Learning dynamics and equilibrium selection

Jeff S. Shamma, Georgia Inst. of Technology


One approach to distributed control of networked systems is to represent the collective system as a game and endow individual components with preferences so that a solution concept, such as Nash equilibrium, reflects desirable collective behavior. One issue is that games can have multiple equilibria, thereby resulting in loss of efficiency (cf., the notions of "price of anarchy" and "price of stability"). An additional degree of freedom in engineered systems is that one also can specify the adaptation or learning dynamics that lead the collective towards equilibrium. These dynamics can themselves serve as a devise for equilibrium selection. This talk presents a sampling of prior and recent results on the dynamics effect in equilibrium selection and provides examples from distributed coordination and network formation.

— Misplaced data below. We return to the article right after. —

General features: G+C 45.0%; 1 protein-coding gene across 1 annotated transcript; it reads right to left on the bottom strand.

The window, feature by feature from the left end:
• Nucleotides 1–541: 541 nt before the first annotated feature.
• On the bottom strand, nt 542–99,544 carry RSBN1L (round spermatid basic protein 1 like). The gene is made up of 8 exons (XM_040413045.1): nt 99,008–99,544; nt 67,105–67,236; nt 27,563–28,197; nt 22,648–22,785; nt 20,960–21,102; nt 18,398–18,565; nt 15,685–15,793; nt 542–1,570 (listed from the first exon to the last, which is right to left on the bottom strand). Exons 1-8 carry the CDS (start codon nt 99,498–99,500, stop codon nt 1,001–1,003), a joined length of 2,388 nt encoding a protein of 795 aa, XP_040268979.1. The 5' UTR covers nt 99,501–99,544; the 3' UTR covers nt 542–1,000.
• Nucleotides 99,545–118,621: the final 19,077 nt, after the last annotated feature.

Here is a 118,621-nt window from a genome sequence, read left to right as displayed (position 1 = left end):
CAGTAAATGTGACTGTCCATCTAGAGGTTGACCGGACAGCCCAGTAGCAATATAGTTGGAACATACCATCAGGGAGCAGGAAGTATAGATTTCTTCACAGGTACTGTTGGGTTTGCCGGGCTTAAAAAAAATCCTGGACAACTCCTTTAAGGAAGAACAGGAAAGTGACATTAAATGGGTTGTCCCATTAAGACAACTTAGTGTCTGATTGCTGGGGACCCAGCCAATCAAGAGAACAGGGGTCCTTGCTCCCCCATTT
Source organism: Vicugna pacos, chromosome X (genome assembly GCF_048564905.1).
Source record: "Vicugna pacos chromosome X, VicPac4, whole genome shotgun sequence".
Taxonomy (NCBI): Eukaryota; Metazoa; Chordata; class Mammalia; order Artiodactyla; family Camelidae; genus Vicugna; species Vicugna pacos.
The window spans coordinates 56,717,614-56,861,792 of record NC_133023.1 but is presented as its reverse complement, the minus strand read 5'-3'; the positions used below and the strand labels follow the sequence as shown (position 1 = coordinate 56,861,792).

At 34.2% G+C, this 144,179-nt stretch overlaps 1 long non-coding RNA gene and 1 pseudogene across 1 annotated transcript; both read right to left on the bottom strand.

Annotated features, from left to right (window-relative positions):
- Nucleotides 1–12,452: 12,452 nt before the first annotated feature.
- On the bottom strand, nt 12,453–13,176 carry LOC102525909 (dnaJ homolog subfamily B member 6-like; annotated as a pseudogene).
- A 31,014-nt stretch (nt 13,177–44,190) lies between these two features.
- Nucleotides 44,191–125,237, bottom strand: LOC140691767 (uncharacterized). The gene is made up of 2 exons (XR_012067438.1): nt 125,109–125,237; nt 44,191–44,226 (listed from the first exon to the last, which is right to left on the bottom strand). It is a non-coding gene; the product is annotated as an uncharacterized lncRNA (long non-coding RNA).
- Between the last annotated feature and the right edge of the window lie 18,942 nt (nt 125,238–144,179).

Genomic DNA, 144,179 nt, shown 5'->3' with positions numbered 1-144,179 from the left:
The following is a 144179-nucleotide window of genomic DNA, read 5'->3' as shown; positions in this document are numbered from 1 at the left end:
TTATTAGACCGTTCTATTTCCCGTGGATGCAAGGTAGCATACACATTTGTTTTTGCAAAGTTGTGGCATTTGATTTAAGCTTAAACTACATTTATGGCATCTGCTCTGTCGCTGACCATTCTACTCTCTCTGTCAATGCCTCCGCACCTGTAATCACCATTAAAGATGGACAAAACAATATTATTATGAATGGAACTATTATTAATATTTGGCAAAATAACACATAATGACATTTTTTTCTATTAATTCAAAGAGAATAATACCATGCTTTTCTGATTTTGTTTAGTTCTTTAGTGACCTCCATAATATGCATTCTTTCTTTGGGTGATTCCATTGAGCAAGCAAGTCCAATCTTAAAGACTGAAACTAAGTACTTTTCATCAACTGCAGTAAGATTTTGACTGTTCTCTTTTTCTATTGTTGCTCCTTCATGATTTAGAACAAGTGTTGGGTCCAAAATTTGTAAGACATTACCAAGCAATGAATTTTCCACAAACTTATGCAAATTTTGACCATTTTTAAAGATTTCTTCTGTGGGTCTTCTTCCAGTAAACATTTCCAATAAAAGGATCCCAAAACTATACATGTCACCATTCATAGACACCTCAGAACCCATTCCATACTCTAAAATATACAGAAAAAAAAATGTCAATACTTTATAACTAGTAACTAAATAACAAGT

Biography:  Jeff Shamma's research interest is feedback control and systems theory. He received a BS in Mechanical Engineering from Georgia Tech in 1983 and a PhD in Systems Science and Engineering from the Massachusetts Institute of Technology in 1988. He has held faculty positions at the University of Minnesota, Minneapolis; University of Texas, Austin; and University of California, Los Angeles; and visiting positions at Caltech and MIT. In 2007, Jeff returned to Georgia Tech where he is a Professor of Electrical and Computer Engineering and Julian T. Hightower Chair in Systems & Control. He is a recipient of the NSF Young Investigator Award (1992) and the American Automatic Control Council Donald P. Eckman Award (1996), and a Fellow of the IEEE (2006). He is currently serving on the Air Force Scientific Advisory Board and is an associate editor for the IEEE Transactions on Systems, Man, and Cybernetics, Part B. Jeff's interests include fishing in the local lakes & rivers of Georgia or in his hometown of Pensacola and chatting (and arguing) with his brother.